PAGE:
Elizabethan windows can for practical purposes be defined as windows, often in the form of a bay, divided into tall vertical strips by mullions, and normally crossed by a single horizontal mullion high up, so that the upper panels are either square or slightly vertical rectangles, and the lower panels are strongly vertical rectangles normally of proportions near to or greater than 2:1. A grand example is a bay window at Montacute House, with one of the garden pavilions visible in the distance (Fig. 1).
This is unusual in having two horizontal mullions; normally the middle tier is absent, but then this is a very grand house.
Another good example is at Haddon Hall.
Elizabethan windows were popular in early twentieth century among Arts-and-Crafts architects, especially Lutyens, who does the most original variations of the theme. Usually Lutyens employs leaded panes, but unlike the Tudor window, which is a staple of a certain kind of English suburban house (with diamond panes), leaded panes are not central to the Elizabethan window, which is what makes it less tacky. It is an historically-charged form, without necessarily being fake. The Montacute House example (Fig. 1), and in other examples, has leadlight/stained glass coats or arms in the upper panels, which is practical, since the upper panels are above eye height.
The mullions in Elizabethan examples, as here, usually have mouldings. Victorian versions are readily distinguished from Jacobethan or Arts and Crafts versions by their fussier detailing. They do not respond to the feature that attracted the twentieth century, which is the way they appear to be cut from a plane wall surface. Voysey takes the idea of flush mullions and ran with it, this legitimating himself to modernism as the more associational Lutyens did not. Voysey is interesting because he does not in fact used Elizabertan windows, although he appears to. His windows are always flush and are only one panel high. The exception that proves the rule is found at Greyfriars (Fig. 2)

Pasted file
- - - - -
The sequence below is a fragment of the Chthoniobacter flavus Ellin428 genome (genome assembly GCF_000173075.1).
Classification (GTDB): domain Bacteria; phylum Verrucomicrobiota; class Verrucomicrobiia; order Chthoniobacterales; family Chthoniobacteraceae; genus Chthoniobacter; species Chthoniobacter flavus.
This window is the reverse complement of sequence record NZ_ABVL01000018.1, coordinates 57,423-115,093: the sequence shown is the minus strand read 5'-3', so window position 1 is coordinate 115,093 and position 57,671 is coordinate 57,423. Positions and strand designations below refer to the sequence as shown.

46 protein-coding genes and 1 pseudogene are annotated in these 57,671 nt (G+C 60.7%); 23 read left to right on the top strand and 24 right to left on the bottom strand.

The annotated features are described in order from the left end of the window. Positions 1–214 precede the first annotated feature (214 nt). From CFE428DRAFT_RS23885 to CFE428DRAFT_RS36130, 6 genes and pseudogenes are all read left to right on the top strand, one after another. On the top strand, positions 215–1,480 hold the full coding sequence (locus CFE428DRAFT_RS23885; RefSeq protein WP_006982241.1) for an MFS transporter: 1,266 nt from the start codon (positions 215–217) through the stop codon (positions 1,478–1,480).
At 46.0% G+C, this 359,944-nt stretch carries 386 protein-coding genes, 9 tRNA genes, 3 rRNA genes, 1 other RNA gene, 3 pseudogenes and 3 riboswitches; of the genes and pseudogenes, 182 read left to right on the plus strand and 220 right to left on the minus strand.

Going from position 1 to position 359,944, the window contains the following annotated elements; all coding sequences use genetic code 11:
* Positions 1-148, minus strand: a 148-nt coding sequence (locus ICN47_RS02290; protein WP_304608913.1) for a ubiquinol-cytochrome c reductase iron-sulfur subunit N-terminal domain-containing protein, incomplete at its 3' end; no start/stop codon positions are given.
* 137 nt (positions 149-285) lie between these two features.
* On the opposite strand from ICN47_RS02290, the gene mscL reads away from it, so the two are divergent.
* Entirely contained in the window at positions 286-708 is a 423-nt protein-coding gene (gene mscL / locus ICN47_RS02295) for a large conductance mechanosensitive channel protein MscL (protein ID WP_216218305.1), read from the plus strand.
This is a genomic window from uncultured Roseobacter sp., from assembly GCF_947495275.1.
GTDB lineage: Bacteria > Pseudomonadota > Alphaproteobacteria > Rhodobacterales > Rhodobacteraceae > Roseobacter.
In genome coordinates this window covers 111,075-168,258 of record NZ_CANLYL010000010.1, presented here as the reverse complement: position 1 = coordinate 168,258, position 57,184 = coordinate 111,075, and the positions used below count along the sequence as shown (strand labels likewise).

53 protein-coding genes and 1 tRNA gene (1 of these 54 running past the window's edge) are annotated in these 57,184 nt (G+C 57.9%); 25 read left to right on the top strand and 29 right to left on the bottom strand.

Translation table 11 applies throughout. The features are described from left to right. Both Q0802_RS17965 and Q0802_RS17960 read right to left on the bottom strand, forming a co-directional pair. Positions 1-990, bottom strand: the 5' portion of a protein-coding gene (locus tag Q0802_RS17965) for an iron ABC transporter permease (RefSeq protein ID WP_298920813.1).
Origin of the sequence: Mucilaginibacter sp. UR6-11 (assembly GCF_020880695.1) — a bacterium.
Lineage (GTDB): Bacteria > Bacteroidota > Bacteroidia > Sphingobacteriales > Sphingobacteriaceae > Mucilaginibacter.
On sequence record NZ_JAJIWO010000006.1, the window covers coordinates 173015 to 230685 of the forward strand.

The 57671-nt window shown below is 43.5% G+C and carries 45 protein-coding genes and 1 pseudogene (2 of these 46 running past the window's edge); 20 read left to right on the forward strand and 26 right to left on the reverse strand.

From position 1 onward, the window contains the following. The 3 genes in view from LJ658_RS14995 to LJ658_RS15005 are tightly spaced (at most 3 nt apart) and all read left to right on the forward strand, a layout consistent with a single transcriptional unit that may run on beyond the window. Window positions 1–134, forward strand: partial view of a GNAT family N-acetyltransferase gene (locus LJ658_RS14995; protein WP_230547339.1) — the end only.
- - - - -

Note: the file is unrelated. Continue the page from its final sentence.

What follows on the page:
and Broad Leys (Fig. 3),
where there a giant windows of three bands, not one. The top and bottom bands correspond to adjacent windows; the middle band is essentially the wall zone between storeys that has been glazed. In other words, his three tiers are not a three-tiered Elizabethan window, but two single Voysey window bands that have been joined.